The Project

This research project is one of 9 projects within the framework of the program “Research for Sustainable Development of the Megacities of Tomorrow” and is funded by the German Federal Ministry of Education and Research (Bundesministerium für Bildung und Forschung).

Project Title

RECAST URUMQI: Meeting the Resource Efficiency Challenge in a Climate Sensitive Dryland Megacity Environment: Urumqi as a Model City for Central Asia

Objectives and Key Aspects

The objective of the transdisciplinary project is to develop strategies and tools for the sustainable development of a rapidly expanding metropolis in arid central Asia (Urumqi/NW China), so as to promote and guarantee current and future quality of life in this urban area. To reach this goal, key agents from the fields of research and local administrations as well as business cooperate closely within the project. Over the course of the project feedback mechanisms are to be applied to accompany the developing process that will be taking place over 5 years.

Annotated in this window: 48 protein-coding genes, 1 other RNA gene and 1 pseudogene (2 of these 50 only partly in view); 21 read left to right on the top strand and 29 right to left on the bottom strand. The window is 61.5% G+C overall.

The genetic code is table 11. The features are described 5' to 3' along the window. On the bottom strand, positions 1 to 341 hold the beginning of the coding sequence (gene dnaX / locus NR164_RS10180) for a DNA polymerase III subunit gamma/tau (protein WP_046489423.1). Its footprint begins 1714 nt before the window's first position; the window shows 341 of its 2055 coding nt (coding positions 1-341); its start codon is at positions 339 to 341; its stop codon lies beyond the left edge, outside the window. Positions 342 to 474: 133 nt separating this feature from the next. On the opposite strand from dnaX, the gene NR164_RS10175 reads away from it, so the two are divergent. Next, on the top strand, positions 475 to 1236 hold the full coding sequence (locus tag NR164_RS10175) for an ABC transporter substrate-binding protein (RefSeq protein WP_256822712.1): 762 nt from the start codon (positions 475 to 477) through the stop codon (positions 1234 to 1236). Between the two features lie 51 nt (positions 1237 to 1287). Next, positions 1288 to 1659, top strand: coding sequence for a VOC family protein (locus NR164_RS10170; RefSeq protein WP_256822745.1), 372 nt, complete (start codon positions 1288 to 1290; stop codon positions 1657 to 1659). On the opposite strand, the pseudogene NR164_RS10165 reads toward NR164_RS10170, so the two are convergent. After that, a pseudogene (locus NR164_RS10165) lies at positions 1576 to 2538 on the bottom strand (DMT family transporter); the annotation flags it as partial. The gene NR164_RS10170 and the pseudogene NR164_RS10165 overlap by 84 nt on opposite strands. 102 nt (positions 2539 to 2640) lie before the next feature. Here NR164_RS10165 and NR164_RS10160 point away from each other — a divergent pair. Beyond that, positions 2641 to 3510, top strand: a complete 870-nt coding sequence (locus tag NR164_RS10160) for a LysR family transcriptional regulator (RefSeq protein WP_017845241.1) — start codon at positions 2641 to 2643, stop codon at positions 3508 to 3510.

The main focal points of the project are directed at the ecologically sensitive and closely interrelated core cycles water, materials and energy. The project is therefore divided into three core cycles: energy, water resource, and material resource efficiency. energy, water resource, and material resource efficiency.

Konzept Recast Urumqi (Th. Sterr)

Concept Recast Urumqi (Source: Th. Sterr)

Moreover, Urumqi can serve as a model for developing strategies and technologies for sustainable growth that can then be transferred to other metropolises in arid Areas.

Urumqi – a rapidly growing city in arid north-western China

The object of research is the city of Urumqi, the capital of the autonomous region Xinjiang, located in north-western China, which is characterized by an arid landscape.

Übersichtskarte China mit Urumqi

General map of China with Ürümqi (Source: CIA Factbook; public Domain)